The jumping portion started with a focus on straightness and starting to build in skills needed later on in the lesson. Riders started with a low bounce and then circling over a vertical constructed from three skinny panels.

Derwin’s horse Fernhill Candy Crush had a tendency to get a little long in front and take the reins, which Todd harped on a little bit, asking her to really focus on keeping him up in the front and not allow him to snatch the reins. Later on, he suggested landing from a fence and thinking that you had a 1.60m oxer three strides ahead so you have to sit up and ride right away. He also suggested that the rider be diligent about always doing a well-planned downward transition after completing an exercise.

Riders then worked on some skinnier fences. The vertical from the previous exercise was slowly made narrower by removing panels. A barrel was also placed on the other end of the arena which the riders were asked to trot. Todd’s theory on skinny fences was to always build confidence in training by making the jumps skinnier gradually, keep the height a little lower, and trotting skinny fences when the horse is still learning. Trotting gives the horse more time to assess the situation and the rider more time to funnel the horse over the fence. He stated that it’s always better to build confidence in the beginning rather than making it too difficult and creating a problem you have to fix.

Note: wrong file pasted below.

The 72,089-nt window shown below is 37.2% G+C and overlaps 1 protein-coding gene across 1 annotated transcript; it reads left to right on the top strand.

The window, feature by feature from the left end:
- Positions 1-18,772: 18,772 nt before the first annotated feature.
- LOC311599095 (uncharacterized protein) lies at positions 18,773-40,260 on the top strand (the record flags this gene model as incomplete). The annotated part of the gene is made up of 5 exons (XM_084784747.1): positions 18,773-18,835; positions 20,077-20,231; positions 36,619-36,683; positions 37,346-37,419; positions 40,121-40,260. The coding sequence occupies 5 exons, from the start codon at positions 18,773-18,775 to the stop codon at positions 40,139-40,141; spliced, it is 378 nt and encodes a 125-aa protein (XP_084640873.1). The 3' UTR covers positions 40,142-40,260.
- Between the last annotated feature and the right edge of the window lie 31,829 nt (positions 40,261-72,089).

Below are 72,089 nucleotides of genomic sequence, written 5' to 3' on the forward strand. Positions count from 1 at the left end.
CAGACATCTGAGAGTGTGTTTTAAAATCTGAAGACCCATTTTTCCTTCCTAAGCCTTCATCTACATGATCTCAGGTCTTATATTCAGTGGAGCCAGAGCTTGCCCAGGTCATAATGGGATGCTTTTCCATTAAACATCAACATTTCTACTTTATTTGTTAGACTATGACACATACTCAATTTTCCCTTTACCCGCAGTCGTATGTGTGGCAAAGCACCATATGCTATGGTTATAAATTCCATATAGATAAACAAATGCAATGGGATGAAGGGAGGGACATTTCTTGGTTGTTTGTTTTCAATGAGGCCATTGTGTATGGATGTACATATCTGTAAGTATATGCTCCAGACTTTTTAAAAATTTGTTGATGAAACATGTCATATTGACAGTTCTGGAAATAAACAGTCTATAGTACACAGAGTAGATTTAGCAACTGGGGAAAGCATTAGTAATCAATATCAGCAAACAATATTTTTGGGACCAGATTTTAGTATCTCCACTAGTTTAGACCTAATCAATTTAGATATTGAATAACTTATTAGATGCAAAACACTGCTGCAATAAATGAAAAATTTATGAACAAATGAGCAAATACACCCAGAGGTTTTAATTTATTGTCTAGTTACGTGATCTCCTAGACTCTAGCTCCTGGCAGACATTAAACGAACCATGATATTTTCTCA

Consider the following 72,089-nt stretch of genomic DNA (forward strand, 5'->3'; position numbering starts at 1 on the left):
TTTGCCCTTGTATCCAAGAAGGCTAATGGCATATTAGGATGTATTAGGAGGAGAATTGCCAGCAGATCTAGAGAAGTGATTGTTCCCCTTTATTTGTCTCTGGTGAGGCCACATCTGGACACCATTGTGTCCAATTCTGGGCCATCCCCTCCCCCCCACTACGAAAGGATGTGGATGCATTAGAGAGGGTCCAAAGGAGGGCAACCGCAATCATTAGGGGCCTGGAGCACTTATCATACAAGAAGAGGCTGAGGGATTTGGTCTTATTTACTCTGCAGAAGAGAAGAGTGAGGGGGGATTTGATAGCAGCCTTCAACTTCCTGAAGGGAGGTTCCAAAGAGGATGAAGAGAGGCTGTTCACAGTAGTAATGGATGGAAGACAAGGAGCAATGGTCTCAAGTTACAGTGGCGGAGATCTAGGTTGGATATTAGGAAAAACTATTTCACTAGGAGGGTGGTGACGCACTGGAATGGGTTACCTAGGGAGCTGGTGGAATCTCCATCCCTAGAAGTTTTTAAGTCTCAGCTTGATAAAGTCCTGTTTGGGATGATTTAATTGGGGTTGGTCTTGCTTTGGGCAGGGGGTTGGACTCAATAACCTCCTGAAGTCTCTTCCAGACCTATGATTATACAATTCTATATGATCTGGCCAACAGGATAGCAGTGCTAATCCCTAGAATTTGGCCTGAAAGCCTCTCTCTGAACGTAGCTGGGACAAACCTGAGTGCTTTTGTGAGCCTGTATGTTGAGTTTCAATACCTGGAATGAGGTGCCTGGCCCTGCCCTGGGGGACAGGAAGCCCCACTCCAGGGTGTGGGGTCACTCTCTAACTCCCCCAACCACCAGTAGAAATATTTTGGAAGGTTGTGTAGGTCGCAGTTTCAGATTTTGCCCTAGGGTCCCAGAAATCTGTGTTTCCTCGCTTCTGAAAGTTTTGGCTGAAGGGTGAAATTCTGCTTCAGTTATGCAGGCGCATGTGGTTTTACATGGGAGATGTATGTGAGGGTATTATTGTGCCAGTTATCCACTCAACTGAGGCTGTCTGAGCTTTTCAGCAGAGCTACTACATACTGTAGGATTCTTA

After this brief warmup and schooling the skinny fences, the riders worked on jumping a two-stride angled line. Todd re-emphasized the importance of straightness on this line, though both horses jumped through beautifully the first time.

Next up was a coffin-type exercise using a water tray with jumps one-stride on either side. The jumps were kept as poles to start, just to make sure the horses felt confident prior to bumping up the height. Todd took this opportunity to discuss cross country position. He reminded riders to have a “strong cross country position” with their weight in the saddle and their leg on going into the coffin exercise the first time, in case the horses looked at the water tray. He also suggested giving the horse a bump with your spur around the corner to let them know something new was coming.